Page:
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Corrib will raise the price of gas

Press release - Issued by Shell to Sea - 12/07/2011

Energy price rise "very likely" due to Corrib - Energy Regulator

Shell to Sea has re-iterated its call to renegotiate the terms of the Great Oil and Gas Giveaway as the Commission for Energy Regulation admits that energy price rises would be ‘very likely’ if the Corrib field comes ashore.

The CER warned in a paper published on Sunday that a new source such as Corrib would reduce interconnector bookings for imported gas. Falling interconnector bookings would in turn significantly affect the interconnector subsidy paid to Bord Gáis, as ‘‘the lower the bookings go, the higher the tariff goes in return’’. The paper also said that ‘‘any increase [in the tariff] would allow producers to price up’’ their gas to consumers, allowing gas companies to ‘‘gain further margins, thus putting an even bigger burden on the final customers’’.

As Corrib gas will be sold at international market rates, the higher prices that will be paid for imported gas would set the price of Corrib gas. The ESB’s outgoing chief executive, Padraig McManus, speaking on Today with Pat Kenny on RTE Radio One on 24th March 2011, said: “But, it’s an international commodity you know, Corrib, we are not going to get Corrib Gas cheaper than gas from anywhere else, you know gas is an international commodity so we'll pay the same price as getting it it from the UK"

Notably the facts coming from the CER are at odds with recent comments from the government. Speaking on Morning Ireland on RTE Radio One on Wednesday, June 1st, 2011, Minister for Energy Communications and Natural Resources Pat Rabbitte said: “Gas prices have rocketed again in recent months and that has serious implications... It’s an argument as well for us getting the Corrib field onshore.”

Shell to Sea spokesperson Maura Harrington said "The CER have verified what Shell to Sea has been saying all along - under the current terms and conditions the Corrib Gas project is of no benefit to the Irish public. At a time when hospitals are being closed due to lack of funds, the government still seems content to give away €580 billion worth of oil and gas resources." She continued "protests are on-going against this economic robbery of the nation and against the endangerment of the health, safety and environment of the local community in North Mayo".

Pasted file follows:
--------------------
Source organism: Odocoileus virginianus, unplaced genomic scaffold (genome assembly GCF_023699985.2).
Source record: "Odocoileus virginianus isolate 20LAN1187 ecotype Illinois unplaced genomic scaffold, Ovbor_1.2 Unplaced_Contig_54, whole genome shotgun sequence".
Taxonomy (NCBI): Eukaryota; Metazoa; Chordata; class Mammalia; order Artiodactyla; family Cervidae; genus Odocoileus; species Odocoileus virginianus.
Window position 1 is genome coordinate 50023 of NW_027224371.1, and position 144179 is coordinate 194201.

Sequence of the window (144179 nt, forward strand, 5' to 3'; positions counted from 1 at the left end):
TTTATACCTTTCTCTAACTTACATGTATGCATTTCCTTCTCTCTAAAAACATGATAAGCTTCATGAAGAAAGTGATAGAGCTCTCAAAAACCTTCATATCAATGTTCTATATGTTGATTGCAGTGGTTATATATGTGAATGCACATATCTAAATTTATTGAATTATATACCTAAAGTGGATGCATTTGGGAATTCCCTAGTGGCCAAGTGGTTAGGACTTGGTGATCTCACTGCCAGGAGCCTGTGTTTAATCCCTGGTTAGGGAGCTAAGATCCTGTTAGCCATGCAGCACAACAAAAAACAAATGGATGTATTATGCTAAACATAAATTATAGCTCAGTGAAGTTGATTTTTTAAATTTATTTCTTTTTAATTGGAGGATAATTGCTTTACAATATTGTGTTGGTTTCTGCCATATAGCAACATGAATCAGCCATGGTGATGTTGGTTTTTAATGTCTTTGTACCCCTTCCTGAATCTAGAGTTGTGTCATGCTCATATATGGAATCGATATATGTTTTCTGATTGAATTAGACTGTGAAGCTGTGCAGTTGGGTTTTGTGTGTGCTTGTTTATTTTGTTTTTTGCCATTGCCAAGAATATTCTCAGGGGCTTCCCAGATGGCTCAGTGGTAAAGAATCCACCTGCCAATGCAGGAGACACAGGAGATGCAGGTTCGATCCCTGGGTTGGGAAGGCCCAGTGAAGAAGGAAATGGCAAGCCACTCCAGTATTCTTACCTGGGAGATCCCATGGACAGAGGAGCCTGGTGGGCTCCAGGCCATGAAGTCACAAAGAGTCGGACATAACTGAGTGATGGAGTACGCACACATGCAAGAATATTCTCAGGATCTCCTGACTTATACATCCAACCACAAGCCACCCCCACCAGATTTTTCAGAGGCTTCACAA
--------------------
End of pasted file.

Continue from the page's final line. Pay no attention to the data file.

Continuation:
Shell to Sea campaign website:

Maura Harrington            087 9591474   
Terence Conway             086 0866264      


The Shell to Sea Campaign has three main aims:

1) That any exploitation of the Corrib gas field be done in a safe way that will not expose the local community in Erris to unnecessary health, safety and environmental risks.

2) To renegotiate the terms of the Great Oil and Gas Giveaway, which sees Ireland’s 10 billion barrels of oil equivalent* off the West Coast go directly to the oil companies, with the Irish State retaining a 0% share, no energy security of supply and only 25% tax on profits against which all costs can be deducted.

3) To seek justice for the human rights abuses suffered by Shell to Sea campaigners due to their opposition to Shell’s proposed inland refinery. 

*This figure is based on the estimate, issued by the Department of Communications, Energy & Natural Resources (DCENR) in 2006, that the amount of recoverable oil and gas in the Rockall and Porcupine basins, off Ireland’s west coast, is 10 BBOE (billion barrels of oil equivalent). Based on the average price of a barrel of oil for 2010 of $79, this works out at $790 billion, or €580 billion. This does not take account of further oil and gas reserves off Ireland’s south & east coasts or inland. The total volume of oil and gas which rightfully belongs to Ireland could be significantly higher. Also, as the global price of oil rises in the coming years, the value of these Irish natural resources will rise further.